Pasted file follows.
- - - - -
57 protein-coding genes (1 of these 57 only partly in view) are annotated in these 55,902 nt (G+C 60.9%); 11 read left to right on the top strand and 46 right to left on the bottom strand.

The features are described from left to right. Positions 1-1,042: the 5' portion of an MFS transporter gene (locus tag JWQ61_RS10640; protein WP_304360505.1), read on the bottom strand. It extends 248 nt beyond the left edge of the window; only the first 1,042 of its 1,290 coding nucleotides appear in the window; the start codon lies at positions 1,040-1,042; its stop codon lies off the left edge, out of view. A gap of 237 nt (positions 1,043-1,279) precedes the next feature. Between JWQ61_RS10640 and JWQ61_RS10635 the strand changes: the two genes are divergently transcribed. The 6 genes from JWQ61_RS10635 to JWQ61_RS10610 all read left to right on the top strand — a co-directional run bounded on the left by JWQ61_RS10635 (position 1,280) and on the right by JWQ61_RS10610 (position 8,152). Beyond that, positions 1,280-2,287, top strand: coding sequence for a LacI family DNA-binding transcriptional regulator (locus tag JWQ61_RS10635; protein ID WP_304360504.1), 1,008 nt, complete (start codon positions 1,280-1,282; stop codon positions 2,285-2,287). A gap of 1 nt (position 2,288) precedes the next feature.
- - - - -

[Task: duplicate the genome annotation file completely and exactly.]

57 protein-coding genes (1 of these 57 only partly in view) are annotated in these 55,902 nt (G+C 60.9%); 11 read left to right on the top strand and 46 right to left on the bottom strand.

The features are described from left to right. Positions 1-1,042: the 5' portion of an MFS transporter gene (locus tag JWQ61_RS10640; protein WP_304360505.1), read on the bottom strand. It extends 248 nt beyond the left edge of the window; only the first 1,042 of its 1,290 coding nucleotides appear in the window; the start codon lies at positions 1,040-1,042; its stop codon lies off the left edge, out of view. A gap of 237 nt (positions 1,043-1,279) precedes the next feature. Between JWQ61_RS10640 and JWQ61_RS10635 the strand changes: the two genes are divergently transcribed. The 6 genes from JWQ61_RS10635 to JWQ61_RS10610 all read left to right on the top strand — a co-directional run bounded on the left by JWQ61_RS10635 (position 1,280) and on the right by JWQ61_RS10610 (position 8,152). Beyond that, positions 1,280-2,287, top strand: coding sequence for a LacI family DNA-binding transcriptional regulator (locus tag JWQ61_RS10635; protein ID WP_304360504.1), 1,008 nt, complete (start codon positions 1,280-1,282; stop codon positions 2,285-2,287). A gap of 1 nt (position 2,288) precedes the next feature.